The drug naftopidil improves benign prostatic hyperplasia (BPH)-associated urinary tract symptoms by modulating the plasma levels of adrenaline, according to the study, “Influence of Naftopidil on Plasma Monoamine Levels and Lower Urinary Tract Symptoms Associated with Benign Prostatic Hyperplasia” published in the journal LUTS: Lower Urinary Tract Symptoms.
BPH is characterized by a benign increase in prostate size, and causes complications that include lower urinary tract symptoms (LUTS) as a result of a narrowing of the urethra and functional obstruction. Current treatments include the use of alpha1-adrenergic receptor (α1-AR) antagonists, leading to muscle relaxation and decreased resistance to urine flow.
Naftopidil, an α1D/A-adrenergic receptor antagonist, is among those with high affinity for a subtype of the adrenergic receptor. Since the lower urinary tract is under the control of the autonomic nervous system, researchers — from hospitals and clinics in Okinawa, Japan — examined the relation between LUTS and plasma monoamine levels (key regulators of the autonomic nervous system) in BPH patients before and after naftopidil treatment. The drug was approved in Japan for the treatment of lower urinary tract symptoms related to BPH in 1999.
The team analyzed several parameters before and after naftopidil treatment in a total of 43 patients with BPH: frequency of urination, international prostate symptom score (IPSS), quality of life (QOL) index, overactive bladder symptom score (OABSS), and plasma monoamine levels (adrenaline, noradrenaline, dopamine, and serotonin).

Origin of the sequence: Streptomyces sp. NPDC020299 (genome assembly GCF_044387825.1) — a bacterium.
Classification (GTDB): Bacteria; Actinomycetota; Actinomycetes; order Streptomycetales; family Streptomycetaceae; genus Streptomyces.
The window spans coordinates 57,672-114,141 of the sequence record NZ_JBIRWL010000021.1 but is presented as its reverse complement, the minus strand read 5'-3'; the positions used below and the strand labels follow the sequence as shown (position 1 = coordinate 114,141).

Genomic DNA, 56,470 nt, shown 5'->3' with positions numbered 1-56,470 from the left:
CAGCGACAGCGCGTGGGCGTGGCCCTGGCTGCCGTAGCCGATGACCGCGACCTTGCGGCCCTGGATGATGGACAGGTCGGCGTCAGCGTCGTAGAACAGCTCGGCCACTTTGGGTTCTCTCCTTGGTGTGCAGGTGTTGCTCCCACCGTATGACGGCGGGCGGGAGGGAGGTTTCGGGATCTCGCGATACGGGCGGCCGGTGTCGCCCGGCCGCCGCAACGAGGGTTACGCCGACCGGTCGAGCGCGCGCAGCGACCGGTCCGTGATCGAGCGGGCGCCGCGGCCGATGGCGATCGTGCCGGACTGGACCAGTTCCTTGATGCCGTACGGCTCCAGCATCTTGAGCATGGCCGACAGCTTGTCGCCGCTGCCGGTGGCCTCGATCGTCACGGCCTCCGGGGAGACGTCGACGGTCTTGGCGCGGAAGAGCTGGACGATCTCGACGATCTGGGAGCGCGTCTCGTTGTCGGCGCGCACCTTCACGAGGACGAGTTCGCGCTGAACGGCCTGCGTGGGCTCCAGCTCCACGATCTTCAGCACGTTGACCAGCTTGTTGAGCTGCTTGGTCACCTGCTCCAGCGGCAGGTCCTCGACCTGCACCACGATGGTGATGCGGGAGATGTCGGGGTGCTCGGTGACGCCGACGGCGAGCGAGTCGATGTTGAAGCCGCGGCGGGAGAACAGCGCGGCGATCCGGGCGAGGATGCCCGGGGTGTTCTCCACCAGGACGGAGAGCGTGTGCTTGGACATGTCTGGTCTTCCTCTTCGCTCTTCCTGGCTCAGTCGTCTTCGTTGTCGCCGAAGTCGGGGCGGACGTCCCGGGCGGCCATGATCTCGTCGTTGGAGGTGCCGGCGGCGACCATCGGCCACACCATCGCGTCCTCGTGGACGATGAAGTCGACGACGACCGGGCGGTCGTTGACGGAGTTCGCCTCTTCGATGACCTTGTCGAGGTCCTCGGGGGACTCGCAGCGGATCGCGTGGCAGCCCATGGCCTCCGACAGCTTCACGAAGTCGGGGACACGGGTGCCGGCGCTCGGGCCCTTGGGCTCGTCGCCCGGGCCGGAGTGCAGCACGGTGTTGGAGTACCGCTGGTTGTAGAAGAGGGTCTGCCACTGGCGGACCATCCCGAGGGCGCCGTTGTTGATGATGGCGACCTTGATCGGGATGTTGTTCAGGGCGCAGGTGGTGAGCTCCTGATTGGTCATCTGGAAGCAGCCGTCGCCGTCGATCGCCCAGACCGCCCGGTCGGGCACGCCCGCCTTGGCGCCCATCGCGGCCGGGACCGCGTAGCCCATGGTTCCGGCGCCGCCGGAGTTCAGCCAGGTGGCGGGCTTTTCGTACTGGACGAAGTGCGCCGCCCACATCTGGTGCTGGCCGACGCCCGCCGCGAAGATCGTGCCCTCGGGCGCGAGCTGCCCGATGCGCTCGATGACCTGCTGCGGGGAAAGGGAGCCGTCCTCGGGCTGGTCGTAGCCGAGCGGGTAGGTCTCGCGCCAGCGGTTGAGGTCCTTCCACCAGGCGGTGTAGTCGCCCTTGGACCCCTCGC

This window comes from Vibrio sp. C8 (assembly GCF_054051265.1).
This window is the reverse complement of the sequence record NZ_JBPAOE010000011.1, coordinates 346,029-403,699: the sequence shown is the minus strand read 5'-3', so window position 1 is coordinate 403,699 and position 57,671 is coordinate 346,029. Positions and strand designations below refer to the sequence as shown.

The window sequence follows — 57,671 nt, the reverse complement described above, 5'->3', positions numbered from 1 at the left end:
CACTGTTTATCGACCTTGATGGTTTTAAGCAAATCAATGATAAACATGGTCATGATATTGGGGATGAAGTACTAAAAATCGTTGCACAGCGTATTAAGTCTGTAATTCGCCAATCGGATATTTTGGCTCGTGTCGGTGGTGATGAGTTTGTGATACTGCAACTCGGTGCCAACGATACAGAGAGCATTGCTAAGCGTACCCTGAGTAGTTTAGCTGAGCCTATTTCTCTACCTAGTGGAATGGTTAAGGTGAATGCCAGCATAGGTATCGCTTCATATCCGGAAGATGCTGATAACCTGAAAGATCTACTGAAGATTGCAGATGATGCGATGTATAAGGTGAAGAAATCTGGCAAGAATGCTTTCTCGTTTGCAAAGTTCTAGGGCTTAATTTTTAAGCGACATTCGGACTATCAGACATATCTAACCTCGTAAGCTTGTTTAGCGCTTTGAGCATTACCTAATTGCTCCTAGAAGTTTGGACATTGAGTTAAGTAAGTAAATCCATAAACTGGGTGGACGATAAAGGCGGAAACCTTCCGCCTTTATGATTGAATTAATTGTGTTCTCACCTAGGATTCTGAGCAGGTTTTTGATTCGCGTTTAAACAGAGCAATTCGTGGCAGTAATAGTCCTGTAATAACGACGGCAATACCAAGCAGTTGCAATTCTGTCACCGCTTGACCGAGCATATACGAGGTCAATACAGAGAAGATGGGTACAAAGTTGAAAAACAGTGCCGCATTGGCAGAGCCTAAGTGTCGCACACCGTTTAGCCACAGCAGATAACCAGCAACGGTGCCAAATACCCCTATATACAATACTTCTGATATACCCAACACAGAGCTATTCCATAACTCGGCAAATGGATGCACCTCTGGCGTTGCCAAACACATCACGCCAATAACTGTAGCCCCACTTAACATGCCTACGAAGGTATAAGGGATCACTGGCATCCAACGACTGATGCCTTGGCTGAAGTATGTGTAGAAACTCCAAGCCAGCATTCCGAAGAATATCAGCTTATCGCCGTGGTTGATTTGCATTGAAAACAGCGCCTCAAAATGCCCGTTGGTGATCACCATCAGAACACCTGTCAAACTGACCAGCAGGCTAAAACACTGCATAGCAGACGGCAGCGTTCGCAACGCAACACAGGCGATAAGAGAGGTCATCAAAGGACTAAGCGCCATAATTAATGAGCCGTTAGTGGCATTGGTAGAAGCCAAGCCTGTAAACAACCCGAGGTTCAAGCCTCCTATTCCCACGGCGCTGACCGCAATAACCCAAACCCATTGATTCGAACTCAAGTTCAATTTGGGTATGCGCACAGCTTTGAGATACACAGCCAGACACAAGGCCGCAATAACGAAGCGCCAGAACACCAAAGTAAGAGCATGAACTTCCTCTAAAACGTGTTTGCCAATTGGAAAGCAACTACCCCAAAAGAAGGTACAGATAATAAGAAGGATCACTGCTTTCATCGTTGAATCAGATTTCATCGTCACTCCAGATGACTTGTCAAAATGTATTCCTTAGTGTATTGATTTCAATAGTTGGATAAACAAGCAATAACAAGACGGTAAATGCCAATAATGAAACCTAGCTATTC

They found that naftopidil significantly improved several of the parameters analyzed, including the frequency or urination (both during daytime and nighttime), IPSS, QOL index, and OABSS in all treated patients. The drug also led to a decrease in plasma adrenaline levels at eight weeks of treatment.
Authors further investigated the role of naftopidil and adrenaline, and divided patients into two groups based on the median adrenaline level (40.5 pg/mL) before treatment. They observed that urinary frequency (daytime and/or nighttime), incomplete emptying and poor flow in the IPSS, and the QOL index significantly improved in the high adrenaline group, but not in the low adrenaline group. Serotonin levels, although lower in the beginning of the study in the high adrenaline group, were no different between high and low adrenaline groups at the end of the analysis.
Results, the team concluded, show that naftopidil modulation of plasma adrenaline and serotonin levels improves LUTS associated with BPH.
BPH is a common disorder affecting elderly men, and estimates are that 50 percent of men, age 60 or older, suffer from BPH, a number that increases to 80 percent in those over age 80.